Word problems are popular in our house. We make them up all the time, it’s sort of a reflex at this point. Most of the math homework the kids bring home consists of only word problems. I guess that’s the trend these days rather than straight up addition and subtraction problems. That’s cool with me, I think word problems are fun! Even a 3 year old can see what’s going on. Consider these examples, straight from the mouth of my smallest sweetie in the past few days:

In the bathtub:

Riding in the car:

Ramona:

Ramona:

My point in writing about this is to demonstrate that even a toddler can catch on to this “math talk”. She has picked up the verbal cues to form a word problem. She hears us speak the pattern frequently, and has figured out how to apply the words to her version of the world. She’s showing us she can think through situations and come up with an answer (often correct, as in the case of Nina’s dress). She also thinks this is fun.

Of course sometimes she just makes up crazy stuff that makes no sense, and I try to encourage that just as much as the well-reasoned word problems. I’m not saying this is particularly brilliant, but it shows how repetition helps the “math talk” sink in and helps mathematical thinking become part of our everyday lives. Making math an integral part of our daily lives… now where have I heard that before? π

In the bathtub:

*“If I have three pillow pets and you take away 3 of my pillow pets, I won’t have any pillow pets. I’ll have zero.”*Riding in the car:

Ramona:

*My friend Nina has 5 yellow dresses. I’m going to take one. How many dresses does she have now?*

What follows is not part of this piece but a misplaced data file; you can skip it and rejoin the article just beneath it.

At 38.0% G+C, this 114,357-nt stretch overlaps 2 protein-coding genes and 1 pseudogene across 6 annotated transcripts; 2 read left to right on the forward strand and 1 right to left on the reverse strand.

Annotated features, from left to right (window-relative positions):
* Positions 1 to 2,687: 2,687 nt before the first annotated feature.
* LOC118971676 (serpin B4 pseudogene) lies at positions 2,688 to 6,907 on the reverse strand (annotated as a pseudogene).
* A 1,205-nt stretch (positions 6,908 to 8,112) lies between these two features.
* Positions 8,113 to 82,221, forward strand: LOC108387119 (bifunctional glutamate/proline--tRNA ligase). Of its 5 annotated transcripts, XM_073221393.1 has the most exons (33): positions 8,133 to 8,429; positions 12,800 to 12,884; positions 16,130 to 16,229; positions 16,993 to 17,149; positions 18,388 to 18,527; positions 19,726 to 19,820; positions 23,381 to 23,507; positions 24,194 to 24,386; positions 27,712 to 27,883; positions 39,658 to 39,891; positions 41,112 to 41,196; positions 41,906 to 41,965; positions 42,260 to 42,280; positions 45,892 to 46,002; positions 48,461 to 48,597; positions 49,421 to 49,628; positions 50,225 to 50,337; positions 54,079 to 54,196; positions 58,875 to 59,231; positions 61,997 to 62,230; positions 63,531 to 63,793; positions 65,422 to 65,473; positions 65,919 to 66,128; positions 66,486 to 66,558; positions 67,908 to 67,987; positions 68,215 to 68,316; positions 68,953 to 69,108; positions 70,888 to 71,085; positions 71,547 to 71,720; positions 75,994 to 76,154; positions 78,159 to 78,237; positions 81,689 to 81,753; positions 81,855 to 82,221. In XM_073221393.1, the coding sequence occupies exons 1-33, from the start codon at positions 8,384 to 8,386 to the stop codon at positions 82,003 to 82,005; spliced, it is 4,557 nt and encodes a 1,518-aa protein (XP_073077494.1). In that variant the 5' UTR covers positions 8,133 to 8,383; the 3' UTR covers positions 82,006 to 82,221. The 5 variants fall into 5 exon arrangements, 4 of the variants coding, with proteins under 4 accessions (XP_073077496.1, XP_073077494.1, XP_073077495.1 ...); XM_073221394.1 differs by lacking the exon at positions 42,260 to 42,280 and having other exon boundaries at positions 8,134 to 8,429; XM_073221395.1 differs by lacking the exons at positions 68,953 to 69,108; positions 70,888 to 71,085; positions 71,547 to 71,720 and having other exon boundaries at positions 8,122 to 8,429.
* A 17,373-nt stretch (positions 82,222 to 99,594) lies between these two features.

Me:*3.*Ramona:

*Not threeeee, four!!*

She gets it! In case you’re wondering, Nina is her imaginary friend (along with Casey and Milly). Nina’s mom, Lilianna, buys her lots of dresses. Nina in this case is not to be confused with our real-life friend Nina. We have no shortage of imaginary friends these days, it gets confusing.My point in writing about this is to demonstrate that even a toddler can catch on to this “math talk”. She has picked up the verbal cues to form a word problem. She hears us speak the pattern frequently, and has figured out how to apply the words to her version of the world. She’s showing us she can think through situations and come up with an answer (often correct, as in the case of Nina’s dress). She also thinks this is fun.

Of course sometimes she just makes up crazy stuff that makes no sense, and I try to encourage that just as much as the well-reasoned word problems. I’m not saying this is particularly brilliant, but it shows how repetition helps the “math talk” sink in and helps mathematical thinking become part of our everyday lives. Making math an integral part of our daily lives… now where have I heard that before? π